The modern business world is so complex that it can be hard to know if you’re doing enough to be socially and environmentally responsible. Many companies fail to live up to the way they market themselves, claiming to be a “family” one day and then firing employees over minor issues the next.
From creating a social procurement policy to offering empathetic leadership, here are five ways to ensure your business is as socially responsible on the inside as it looks on the outside.
This term refers to the dedicated push made by socially responsible businesses to procure everything from web hosting to product packaging via routes that help the community and/or environment.
You may wish to hire from an agency that helps people with disabilities find fulfilling work. If you’re a sole trader with no employees, you could make a similar impact by using suppliers who have diverse and inclusive workplaces and environmentally sustainable practices.
If you claim that you’re donating a certain amount of money to a charitable cause, follow through and show your receipts. If you claim that your business will be zero-waste or carbon neutral by a certain date, make sure it happens, and if you fall short for any reason, be upfront about it. This level of honesty may be scary, but by bringing people into the journey and sharing your ups and downs, you create a relatable personality for your brand.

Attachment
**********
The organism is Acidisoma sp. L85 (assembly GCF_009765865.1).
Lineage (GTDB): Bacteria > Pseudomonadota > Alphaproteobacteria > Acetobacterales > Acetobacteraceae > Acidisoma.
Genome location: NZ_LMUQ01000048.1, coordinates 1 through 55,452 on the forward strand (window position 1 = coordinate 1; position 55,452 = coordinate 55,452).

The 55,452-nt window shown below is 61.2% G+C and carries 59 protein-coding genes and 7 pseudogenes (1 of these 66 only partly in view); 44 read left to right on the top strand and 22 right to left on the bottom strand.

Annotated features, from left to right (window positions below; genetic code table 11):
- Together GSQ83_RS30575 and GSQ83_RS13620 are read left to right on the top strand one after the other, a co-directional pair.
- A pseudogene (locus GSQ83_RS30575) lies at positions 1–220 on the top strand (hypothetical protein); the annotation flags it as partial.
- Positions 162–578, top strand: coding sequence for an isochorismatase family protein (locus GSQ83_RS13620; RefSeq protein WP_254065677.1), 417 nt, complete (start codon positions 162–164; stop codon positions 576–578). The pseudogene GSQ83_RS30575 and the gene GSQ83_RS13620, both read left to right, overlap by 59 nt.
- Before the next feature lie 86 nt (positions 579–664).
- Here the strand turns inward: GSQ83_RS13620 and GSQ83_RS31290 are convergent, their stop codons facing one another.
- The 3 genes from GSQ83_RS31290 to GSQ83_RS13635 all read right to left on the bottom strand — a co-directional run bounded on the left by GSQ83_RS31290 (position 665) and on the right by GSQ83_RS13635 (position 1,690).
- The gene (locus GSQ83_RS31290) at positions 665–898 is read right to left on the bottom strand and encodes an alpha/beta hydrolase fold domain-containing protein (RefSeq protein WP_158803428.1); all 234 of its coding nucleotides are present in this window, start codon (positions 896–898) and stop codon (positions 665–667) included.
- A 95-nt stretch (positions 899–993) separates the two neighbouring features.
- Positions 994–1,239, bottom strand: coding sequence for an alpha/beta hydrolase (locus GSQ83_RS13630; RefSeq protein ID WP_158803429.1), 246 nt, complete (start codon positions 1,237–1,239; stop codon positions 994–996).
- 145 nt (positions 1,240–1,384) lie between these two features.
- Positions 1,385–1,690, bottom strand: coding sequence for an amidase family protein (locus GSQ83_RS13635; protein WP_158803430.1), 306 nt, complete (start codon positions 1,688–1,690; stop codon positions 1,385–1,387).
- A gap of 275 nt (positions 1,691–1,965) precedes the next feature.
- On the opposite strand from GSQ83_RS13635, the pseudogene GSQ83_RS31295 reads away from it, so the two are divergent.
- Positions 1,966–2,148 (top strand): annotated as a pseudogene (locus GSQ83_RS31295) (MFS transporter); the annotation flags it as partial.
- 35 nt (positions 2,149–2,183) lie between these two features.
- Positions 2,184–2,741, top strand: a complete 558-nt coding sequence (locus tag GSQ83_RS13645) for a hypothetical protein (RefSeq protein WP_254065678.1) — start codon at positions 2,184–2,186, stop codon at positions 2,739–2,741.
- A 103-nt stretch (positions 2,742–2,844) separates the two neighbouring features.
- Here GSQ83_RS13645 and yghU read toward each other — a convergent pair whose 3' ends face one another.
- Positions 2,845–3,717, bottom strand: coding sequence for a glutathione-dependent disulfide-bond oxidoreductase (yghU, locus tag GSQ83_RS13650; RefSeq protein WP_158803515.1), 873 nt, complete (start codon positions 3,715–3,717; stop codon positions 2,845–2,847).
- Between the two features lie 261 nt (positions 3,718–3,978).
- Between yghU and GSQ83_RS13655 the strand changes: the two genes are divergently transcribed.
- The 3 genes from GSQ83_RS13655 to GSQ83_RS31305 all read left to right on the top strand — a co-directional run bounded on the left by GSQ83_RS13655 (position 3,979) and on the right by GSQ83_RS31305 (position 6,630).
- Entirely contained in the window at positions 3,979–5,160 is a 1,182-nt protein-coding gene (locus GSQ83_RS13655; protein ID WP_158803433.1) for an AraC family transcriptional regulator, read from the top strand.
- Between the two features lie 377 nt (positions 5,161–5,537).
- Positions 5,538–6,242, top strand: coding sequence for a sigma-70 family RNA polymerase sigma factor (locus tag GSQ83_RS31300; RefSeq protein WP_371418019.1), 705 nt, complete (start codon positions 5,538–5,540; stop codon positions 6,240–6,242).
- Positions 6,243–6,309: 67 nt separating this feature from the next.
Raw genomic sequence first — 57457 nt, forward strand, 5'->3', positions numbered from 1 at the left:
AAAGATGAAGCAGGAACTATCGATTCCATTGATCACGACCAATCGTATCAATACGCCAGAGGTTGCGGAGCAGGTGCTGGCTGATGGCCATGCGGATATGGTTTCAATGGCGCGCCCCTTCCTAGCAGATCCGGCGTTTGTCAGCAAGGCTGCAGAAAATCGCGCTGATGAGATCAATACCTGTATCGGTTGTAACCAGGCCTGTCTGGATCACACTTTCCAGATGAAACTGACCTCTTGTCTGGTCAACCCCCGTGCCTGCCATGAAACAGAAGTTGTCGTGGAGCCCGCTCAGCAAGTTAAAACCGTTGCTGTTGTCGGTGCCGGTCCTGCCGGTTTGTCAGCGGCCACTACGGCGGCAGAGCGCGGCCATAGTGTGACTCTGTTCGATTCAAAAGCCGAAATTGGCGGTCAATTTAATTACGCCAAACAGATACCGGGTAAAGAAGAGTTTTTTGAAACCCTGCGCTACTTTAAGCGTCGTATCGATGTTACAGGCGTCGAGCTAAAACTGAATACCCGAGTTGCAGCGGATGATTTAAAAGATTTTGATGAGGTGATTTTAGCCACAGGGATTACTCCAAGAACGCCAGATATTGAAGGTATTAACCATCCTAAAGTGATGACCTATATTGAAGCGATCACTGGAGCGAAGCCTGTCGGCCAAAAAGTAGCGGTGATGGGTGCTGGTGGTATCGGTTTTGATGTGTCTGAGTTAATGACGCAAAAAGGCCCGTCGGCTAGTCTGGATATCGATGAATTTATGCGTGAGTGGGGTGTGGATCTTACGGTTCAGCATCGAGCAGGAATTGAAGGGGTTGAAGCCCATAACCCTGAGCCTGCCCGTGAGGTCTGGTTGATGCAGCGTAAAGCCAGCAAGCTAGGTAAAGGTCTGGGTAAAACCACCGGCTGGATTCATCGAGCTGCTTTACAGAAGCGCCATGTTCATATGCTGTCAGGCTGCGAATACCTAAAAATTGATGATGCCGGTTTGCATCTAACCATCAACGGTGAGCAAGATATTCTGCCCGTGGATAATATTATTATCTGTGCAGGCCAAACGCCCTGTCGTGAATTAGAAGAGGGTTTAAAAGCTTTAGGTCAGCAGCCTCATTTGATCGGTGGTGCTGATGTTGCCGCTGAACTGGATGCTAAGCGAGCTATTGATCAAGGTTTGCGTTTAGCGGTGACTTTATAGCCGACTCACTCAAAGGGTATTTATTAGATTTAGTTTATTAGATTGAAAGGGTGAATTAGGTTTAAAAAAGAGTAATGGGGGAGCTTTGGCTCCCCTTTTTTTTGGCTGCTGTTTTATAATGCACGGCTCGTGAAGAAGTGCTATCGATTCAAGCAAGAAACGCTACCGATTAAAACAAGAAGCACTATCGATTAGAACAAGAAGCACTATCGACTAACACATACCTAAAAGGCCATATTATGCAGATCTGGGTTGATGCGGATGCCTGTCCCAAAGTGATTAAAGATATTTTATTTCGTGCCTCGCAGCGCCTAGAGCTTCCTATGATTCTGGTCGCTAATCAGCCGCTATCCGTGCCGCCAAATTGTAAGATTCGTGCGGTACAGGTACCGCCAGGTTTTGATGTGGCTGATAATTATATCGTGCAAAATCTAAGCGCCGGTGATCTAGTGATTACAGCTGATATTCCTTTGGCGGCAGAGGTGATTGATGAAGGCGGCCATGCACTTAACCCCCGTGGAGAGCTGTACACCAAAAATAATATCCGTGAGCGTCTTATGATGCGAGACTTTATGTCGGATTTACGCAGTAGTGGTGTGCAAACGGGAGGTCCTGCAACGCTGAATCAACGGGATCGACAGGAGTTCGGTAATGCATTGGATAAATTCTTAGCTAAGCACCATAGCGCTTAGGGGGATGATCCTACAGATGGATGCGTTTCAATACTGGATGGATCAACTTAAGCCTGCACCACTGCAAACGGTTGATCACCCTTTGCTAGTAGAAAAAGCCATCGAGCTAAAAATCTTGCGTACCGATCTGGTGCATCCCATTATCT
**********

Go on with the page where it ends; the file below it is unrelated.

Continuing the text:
From social procurement policies to your workplace health and safety guidelines, it’s immensely helpful to get your programs and initiatives clearly laid out. These are resources you can then provide to employees, potential investors, and other stakeholders to ensure compliance and to make it clear that you mean business when it comes to social responsibility.
Many a human rights violation has been hidden behind a complex supply chain. Many large companies use supply chain obfuscation as a tactic to ensure they can exploit cheap labor but then claim ignorance if it ever comes to light. However, this issue can also affect business owners who had no idea what lurked at the end of their supply chain.
The only way to know for sure that your supply chain is clean and responsible all the way through is to insist on transparency with your clients. As a bonus, this level of transparency will also improve your security as you’ll have greater insight into each supplier’s cybersecurity measures and disaster recovery plans.
While data-driven decision-making is essential in the modern world, it’s important that leaders never lose touch with the human side of their role. If an employee’s numbers are suddenly down and they’re failing to meet their KPIs, the data-driven approach can help you quickly highlight the fact that there’s a problem.
After this, however, your empathy should kick in. Rather than hauling the employee in for a disciplinary meeting, start by having a non-confrontational chat with them to see if you can find out what’s troubling them. From here, you can offer services and resources to support them.
While the above tips are designed to help you be a more positive force in the world, you will soon find that the benefits roll back to you. Employees who feel heard and supported tend to be far more loyal and productive. And when people see you doing genuine good in the world, they’re far more likely to want to do business with you.